György Almásy (1867-1933) traveled to Asia twice, first in 1901, then in 1906. On the first journey, his companion was an Austrian zoologist, with whom he explored the central mountains of Tian Shan. While he was observing the glaciers and highlands, his colleague studied the animals. Almásy wrote notes about his observations, which he later published. One of the most significant documents (from a geographical standpoint) was his account about glaciers and glacial forms. He was the first to report about the mesas in Tian Shan. The zoological achievement of the journey was the collection of around 20,000 animals, mostly birds, with many newly discovered species among them. They also collected important ethnographical objects which were related to the everyday life of the Kyrgyz and Kazakh people.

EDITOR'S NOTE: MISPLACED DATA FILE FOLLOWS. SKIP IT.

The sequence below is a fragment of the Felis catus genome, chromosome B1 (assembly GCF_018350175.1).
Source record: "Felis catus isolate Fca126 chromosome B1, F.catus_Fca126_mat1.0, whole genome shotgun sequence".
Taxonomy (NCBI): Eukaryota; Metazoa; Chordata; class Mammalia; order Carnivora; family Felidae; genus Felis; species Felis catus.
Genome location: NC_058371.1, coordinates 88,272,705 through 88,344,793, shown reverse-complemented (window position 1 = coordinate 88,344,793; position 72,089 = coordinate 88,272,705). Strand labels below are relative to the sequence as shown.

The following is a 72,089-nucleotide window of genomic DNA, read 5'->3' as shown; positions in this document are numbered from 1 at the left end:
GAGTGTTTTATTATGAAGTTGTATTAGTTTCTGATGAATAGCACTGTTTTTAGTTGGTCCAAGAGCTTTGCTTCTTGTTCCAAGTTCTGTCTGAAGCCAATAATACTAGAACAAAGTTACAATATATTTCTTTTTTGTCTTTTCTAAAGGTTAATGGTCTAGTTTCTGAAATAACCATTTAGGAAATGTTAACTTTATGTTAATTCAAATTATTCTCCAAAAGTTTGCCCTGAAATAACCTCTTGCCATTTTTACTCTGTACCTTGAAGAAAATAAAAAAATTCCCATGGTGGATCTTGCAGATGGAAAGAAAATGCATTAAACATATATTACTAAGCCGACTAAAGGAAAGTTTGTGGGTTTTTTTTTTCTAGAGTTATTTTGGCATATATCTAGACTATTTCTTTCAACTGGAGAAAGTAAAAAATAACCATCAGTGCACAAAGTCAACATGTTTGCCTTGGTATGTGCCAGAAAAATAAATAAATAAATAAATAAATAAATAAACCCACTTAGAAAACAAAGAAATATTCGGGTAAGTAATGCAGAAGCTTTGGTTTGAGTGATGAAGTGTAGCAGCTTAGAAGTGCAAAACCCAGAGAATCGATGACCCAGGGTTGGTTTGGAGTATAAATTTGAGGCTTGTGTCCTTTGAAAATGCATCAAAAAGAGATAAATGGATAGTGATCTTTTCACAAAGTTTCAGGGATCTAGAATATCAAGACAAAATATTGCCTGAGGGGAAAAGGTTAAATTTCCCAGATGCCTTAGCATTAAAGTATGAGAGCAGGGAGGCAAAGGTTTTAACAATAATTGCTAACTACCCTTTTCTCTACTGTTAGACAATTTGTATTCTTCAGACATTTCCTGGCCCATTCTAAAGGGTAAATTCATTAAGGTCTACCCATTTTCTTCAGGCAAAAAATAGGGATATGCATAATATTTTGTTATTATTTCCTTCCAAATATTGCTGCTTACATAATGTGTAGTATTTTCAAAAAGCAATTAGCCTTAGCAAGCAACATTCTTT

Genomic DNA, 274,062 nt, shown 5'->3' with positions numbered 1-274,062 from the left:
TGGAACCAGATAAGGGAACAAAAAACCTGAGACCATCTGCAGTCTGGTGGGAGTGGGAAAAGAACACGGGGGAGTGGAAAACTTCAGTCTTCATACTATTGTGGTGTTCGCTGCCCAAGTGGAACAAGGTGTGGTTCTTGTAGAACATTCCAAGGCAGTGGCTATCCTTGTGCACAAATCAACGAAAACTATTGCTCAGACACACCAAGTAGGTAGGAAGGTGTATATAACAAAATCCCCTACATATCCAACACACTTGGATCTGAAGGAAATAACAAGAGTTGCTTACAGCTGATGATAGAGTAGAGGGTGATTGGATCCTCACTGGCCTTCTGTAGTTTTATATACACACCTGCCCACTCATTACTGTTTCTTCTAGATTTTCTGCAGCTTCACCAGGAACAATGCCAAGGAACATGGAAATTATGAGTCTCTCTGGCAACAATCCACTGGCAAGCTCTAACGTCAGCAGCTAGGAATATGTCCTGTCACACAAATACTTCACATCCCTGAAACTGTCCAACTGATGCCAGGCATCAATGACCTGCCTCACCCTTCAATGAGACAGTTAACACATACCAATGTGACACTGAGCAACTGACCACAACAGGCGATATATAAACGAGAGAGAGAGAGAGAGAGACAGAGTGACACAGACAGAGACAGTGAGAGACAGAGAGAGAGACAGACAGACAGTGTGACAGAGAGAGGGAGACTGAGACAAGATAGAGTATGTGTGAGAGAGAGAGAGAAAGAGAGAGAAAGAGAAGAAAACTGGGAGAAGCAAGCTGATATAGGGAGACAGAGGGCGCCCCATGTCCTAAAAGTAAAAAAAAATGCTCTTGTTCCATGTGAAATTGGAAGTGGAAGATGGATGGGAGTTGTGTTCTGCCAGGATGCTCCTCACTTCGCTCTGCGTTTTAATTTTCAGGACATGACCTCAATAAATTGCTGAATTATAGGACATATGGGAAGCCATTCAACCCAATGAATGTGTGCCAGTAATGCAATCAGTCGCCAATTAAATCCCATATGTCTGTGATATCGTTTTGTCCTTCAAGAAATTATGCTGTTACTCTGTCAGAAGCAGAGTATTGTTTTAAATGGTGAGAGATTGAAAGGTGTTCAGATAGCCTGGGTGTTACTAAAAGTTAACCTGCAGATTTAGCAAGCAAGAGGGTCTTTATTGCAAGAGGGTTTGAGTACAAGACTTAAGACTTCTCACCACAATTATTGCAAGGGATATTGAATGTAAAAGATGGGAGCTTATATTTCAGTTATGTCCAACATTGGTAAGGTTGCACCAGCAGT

The second journey lasted half a year and led to the northern regions of China, where heprimarily hunted. His companion was the young Hungarian geographer Gyula Prinz, but due to disagreements between the two, they soon split up. Regardless of this, they both noted valuable geographical, geological, meteorological, ethnographical and economic observations.